So, work on the details, but you need to have the big picture in mind all the time. And if you can manage to connect those things, if you can do detailed philological work and put your argument on firm evidentiary ground and get all your technical skills in order and keep in mind why it matters, then you’ll convince a search committee that you’re worth having around.

And there is a fourth thing: Write well. Learn how to write well. Don’t get lulled into thinking that authors of academic books are necessarily good writers, or the writers you should emulate. Read good prose. Give your stuff to people to read, to edit. Try to write as readably as you can because the process of communicating keeps you honest. If you can’t say it simply, you might have to go back and think more. You might be using eight-dollar words to cover over areas you haven’t understood completely.

And I didn’t even talk about the job market. Yes, it’s true that the academic job market is in contraction. It’s also true that the Jewish Studies market is much less in contraction than other fields. On that, my advice is don’t panic. Do serious work.

AW: What are you currently working on, what’s your next project and how do you see the MacArthur Fellowship helping you accomplish this work?

MR: Right now I’m trying to finish a few projects. One of them is the book on Arabic script documents, the petition and response procedure under the Fatimids and what the Geniza has to say about it. The book is trying to explain the paradox that our single greatest source of medieval Arabic government documents comes from the attic of a Jewish synagogue. The second is a collaborative project with a fantastic group of colleagues on documents and institutions, and what scribal practice can tell us about courts of law and government offices that other kinds of sources aren’t telling us. The third, with Sacha Stern, is about the calendar controversy of 921-922. That’s another example of what I was saying before—even things you thought had been done might need more work. The calendar controversy is a staple of Jewish history courses, and all the texts about it had been published 100 years ago, so we thought there wasn’t much left to do, we’d just look at the texts from a new angle, asking why they were copied and read in the 11th and 12th centuries by whoever left them in the Geniza. But then we saw that the old editions were not even up to standard when they were published. We made new discoveries, new manuscript fragments, new joins, and a lot of old mistakes that had been embedded and encrusted into the literature. So we’re producing a new set of editions and a historical and technical analysis of the controversy.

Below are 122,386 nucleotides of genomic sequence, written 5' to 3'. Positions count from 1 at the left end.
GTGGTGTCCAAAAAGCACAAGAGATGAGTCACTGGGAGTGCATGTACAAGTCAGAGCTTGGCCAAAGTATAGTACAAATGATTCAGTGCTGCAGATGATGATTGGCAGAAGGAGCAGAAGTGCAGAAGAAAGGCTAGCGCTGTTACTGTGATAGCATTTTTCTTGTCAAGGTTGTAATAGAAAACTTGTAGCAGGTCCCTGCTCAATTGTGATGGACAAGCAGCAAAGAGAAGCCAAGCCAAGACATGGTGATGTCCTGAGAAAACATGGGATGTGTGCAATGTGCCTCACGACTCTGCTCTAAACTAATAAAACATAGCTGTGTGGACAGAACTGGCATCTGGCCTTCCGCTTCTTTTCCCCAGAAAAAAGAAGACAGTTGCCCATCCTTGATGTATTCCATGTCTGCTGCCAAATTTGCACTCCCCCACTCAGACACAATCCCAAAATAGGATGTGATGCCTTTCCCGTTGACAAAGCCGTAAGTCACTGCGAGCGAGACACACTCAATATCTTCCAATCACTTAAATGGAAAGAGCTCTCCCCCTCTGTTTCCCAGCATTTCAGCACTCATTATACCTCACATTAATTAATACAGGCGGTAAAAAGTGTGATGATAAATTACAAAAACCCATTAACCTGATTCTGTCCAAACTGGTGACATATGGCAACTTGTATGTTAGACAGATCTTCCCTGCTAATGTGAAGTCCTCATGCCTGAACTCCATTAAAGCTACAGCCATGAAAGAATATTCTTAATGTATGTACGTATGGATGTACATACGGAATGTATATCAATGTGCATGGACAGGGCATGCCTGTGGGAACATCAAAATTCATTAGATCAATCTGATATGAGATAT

My hope is that the MacArthur Fellowship will allow me to dig deeper into the documents, and to read more broadly in other fields of history, to look at stuff I might not have looked at otherwise, in a sense, to go a bit astray. I’m hoping it will allow me to hit the pause button, slow down and take a look around. I’ve already started trawling through parts of the Geniza I had never really scrutinized before. It’s opened up some mental space. Like tax receipts. Sounds boring, I know, but it’s not. I’m hoping to work on taxation, but not, like, what were the finances of the Fatimid empire. I’m not interested in that. I’m interested in taxation on a human level. Who were the tax collectors? What were their relationships to the people whose money they were collecting? How did people try to avoid tax collectors, what kind of ruses or subterfuges did they find? My colleague Jessica Goldberg at UCLA discovered that merchants in the medieval Mediterranean basin used false labeling practices, essentially to smuggle goods under the nose of the tax collector to avoid paying imposts. That’s what interests me about taxation.

AW: I’m very much looking forward to reading this works when they are complete! The History News Network previously surveyed historians asking them what the one or two things are that they couldn’t live without. As a historian, what can you not live without to finish your work?

MR: Loose-leaf green tea. The Friedberg Genizah Project. I can’t do my work without high-resolution digital images of the documents that I’m looking at because I can’t be on an airplane to see manuscripts all the time or spend my life staring at microfilm. My eyesight. I’m very conscious of what kind of shampoo I use because shampoo gets in your eyes. So do UV rays, so sunglasses are important outside if you want to read manuscripts, especially really faded ones. So I would say good green tea, the Friedberg Genizah Project, and my eyesight.

AW: Is there anything else you’d like to share with AJS members?

MR: I think Jewish Studies is at an interesting moment of its existence right now. There used to be a lot of inward-looking work, work that cared about parochial or internalist questions; non-Jews were considered “context” or “local color.” But now there is a lot of outward-looking Jewish history, by which I mean people recognize that Jewish subjects can actually help us to understand something about the wider world. That’s a positive change because it means that Jewish Studies has something to teach other fields. Eric Goldstein, who was my colleague when I taught at Emory, used to say, “I’m always looking to figure out what the Jewish experience can tell us about the rest of society.” I’m a social historian, and if you’re a social historian, it doesn’t feel right to study a tiny minority and not the rest of the society. As soon as Eric said that to me, something fell into place: you can’t understand a society unless you understand its minorities. It’s rarely worth understanding a minority on its own, and the minorities can teach you something about the society that the majority can’t.

Marina Rustow is the Khedouri A. Zilkha Professor of Jewish Civilization in the Near East and professor of History and director of the Princeton Geniza Lab at Princeton University.